When compared to 7.62×39, 9mm delivers nowhere near as much downrange kinetic energy as a 7.62×39 bullet. However, 9mm is often more accurate, even at a distance, than 7.62×39.
Types of 7.62x39 AR Barrels
Before making a barrel purchase, you need to know the difference in the overall length and the different system’s lengths. You also have to make sure your gas system and barrel are compatible because you cannot use a rifle-length system on a pistol-length barrel, for example.
If you want a refresher on gas system implications check out our gas system guide.
A pistol-length barrel (generally under 10 inches in length) will assist in crafting an AR or AK pistol and short-barreled rifle and will need to be paired with a pistol-length gas system (the shortest there is). In these barrel lengths, the bullet leaves the barrel quickly, with gas pressure still high, so the felt recoil is higher than other gas systems and the shooting experience tends to be, uh, rowdy. Pistol-length gas systems are used on barrels less than 10 inches but use a standard gas tube and gas block.
The following three systems will have less felt recoil and a smoother action the longer you go.
The carbine-length gas system is a step up from pistol-length and was developed for short barrels, such as the 10.5-inch barrels you commonly see. This system is also used in the M4’s with the 14.5-inch barrel to accommodate the bayonet to interface with the gas block and end of the barrel. The carbine-length gas system is used with 10 to 18-inch barrels.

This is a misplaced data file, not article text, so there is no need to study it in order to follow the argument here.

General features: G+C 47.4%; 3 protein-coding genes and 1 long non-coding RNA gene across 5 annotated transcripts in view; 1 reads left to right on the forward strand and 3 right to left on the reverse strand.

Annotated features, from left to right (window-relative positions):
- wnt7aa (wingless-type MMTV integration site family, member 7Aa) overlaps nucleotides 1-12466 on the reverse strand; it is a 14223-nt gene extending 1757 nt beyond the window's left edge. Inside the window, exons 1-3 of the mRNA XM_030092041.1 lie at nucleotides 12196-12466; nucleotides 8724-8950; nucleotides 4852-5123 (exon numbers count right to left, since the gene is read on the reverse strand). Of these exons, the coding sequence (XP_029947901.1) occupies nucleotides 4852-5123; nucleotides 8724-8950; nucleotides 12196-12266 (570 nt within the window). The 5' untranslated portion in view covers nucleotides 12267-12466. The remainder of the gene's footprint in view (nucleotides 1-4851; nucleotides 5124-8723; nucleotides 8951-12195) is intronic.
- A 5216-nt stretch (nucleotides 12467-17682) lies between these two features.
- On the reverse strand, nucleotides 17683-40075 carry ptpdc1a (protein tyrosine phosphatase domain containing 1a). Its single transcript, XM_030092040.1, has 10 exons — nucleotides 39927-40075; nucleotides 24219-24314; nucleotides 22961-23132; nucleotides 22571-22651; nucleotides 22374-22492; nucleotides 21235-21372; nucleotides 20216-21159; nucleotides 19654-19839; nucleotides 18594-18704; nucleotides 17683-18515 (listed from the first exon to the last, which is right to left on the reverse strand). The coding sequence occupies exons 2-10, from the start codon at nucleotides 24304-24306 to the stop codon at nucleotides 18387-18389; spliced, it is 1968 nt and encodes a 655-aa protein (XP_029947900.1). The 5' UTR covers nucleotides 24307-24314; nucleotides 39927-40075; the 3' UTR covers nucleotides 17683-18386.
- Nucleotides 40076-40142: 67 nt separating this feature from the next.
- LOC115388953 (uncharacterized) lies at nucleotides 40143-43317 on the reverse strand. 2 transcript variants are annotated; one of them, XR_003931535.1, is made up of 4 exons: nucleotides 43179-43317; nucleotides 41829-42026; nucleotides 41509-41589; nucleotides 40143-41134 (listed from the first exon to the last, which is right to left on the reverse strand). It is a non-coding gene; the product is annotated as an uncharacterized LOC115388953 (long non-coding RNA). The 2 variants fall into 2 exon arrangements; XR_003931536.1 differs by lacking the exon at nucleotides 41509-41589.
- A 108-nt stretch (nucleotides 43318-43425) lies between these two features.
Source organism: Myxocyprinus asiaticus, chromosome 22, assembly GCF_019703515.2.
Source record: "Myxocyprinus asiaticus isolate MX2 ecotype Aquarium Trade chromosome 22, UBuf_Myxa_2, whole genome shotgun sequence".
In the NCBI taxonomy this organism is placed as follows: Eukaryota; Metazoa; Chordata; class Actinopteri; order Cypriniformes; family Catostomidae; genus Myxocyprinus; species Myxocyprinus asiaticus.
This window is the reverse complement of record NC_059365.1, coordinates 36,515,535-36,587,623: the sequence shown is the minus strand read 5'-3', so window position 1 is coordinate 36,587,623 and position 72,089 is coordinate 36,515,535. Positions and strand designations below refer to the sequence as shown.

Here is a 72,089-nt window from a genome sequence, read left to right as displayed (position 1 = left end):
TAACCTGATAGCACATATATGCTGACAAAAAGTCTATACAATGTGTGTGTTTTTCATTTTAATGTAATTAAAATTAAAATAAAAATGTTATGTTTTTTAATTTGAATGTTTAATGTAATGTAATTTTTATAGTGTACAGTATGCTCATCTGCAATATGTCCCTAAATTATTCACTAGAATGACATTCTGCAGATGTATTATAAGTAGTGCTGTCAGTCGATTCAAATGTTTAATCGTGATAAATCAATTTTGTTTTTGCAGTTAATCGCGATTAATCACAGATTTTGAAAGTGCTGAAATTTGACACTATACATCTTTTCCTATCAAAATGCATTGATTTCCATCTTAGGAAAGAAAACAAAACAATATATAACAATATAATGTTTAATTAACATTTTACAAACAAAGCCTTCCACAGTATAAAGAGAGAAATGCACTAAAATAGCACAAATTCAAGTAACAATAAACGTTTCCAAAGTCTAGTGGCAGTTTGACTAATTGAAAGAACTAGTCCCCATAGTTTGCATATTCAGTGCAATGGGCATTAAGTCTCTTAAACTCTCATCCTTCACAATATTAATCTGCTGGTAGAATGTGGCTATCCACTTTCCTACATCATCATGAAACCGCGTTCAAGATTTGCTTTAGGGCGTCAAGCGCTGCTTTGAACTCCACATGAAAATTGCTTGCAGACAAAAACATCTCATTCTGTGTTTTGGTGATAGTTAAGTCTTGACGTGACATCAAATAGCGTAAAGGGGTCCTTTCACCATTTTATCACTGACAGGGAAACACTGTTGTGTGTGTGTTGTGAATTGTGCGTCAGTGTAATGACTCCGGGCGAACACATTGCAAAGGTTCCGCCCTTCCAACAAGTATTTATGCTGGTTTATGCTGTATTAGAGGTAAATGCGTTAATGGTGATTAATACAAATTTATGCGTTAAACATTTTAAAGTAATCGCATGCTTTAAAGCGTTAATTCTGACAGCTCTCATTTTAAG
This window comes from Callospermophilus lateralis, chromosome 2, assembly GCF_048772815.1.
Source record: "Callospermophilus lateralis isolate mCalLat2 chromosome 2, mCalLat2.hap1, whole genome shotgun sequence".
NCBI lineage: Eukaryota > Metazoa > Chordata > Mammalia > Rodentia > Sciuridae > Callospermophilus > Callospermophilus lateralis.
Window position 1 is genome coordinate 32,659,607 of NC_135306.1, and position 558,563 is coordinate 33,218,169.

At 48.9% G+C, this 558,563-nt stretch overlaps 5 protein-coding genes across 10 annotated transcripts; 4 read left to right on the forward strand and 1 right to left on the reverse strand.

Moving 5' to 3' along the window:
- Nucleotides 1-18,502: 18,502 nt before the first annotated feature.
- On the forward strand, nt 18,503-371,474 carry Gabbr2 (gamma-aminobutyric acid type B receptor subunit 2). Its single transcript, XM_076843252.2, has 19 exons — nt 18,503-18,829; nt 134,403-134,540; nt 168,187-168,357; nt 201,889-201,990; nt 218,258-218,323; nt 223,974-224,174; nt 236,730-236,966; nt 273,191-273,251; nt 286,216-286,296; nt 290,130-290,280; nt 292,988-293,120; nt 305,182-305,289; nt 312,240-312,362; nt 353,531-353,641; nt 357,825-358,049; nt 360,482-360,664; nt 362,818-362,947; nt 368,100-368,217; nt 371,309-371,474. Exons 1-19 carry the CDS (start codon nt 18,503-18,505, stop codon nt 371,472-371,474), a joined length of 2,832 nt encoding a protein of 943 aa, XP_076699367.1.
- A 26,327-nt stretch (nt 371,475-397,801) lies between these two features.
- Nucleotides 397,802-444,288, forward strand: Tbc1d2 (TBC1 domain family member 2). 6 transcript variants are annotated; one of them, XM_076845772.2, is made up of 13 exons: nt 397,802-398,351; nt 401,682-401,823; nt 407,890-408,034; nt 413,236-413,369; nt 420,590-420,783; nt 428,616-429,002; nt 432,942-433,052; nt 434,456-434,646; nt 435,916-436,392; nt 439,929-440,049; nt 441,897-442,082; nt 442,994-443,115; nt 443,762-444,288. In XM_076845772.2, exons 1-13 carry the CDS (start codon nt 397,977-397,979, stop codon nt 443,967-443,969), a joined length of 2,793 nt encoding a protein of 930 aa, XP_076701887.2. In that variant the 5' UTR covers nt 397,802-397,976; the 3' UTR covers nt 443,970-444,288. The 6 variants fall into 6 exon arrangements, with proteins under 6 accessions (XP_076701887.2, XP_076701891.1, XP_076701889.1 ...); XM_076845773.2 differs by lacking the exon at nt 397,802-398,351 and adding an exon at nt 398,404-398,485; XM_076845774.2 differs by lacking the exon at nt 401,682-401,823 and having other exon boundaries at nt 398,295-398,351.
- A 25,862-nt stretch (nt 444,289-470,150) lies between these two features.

The mid-length gas system was developed when the civilian market wanted to allow a bayonet to interface on a 16-inch barrel. The mid-length gas system is used with 14 to 20-inch rifle barrels.
A rifle-length gas system is the longest gas system available, used in barrels over 20 inches in length. This gas system was mainly used in the weapons of the Vietnam War in the original AR-15/M16 models that had a 20-inch barrel.
Important 7.62x39 AR Barrel Features
- 4140 steel. The material of a barrel can affect accuracy, barrel durability, and how well it emits heat dissipation. Most of your budget barrels will be made with 4140 steel. If you want a more accurate barrel at a distance or to use in competition, this is not match-grade steel. The 4150 barrel has more carbon, increasing both accuracy and the barrel’s life.
- Chrome Moly Vanadium 4150. The Chrome Moly Vanadium 4150 is the answer for a competition-ready barrel. It allows for more precision shooting and at a slightly higher cost.
- 416R Stainless Steel. Lastly, the 416R stainless steel material is the top of the line regarding accuracy. Stainless steel resists heat better than other steels and increases accuracy. These barrels are used explicitly in competitions for sub-MOA accuracy with match-grade ammunition. This barrel would also be the only one I’d recommend to use for hunting, so you make clean kills.
- Barrel Coatings. The coating of the barrel material is also essential. You can purchase a nitride-treated barrel, chrome barrel, and even a cerakoted barrel for added corrosion resistance. Barrels can be cerakoted in various colors, including burnt bronze and OD green favorites.
The length of your barrel is a personal preference as well as a purpose-driven choice. Remember that your final build may include a flash hider, muzzle brake, or suppressor, which will add to your barrel extension. See the Type section above for details on the implications of barrel length. You may also find some products offer a barrel extension and locator pin to streamline the assembly process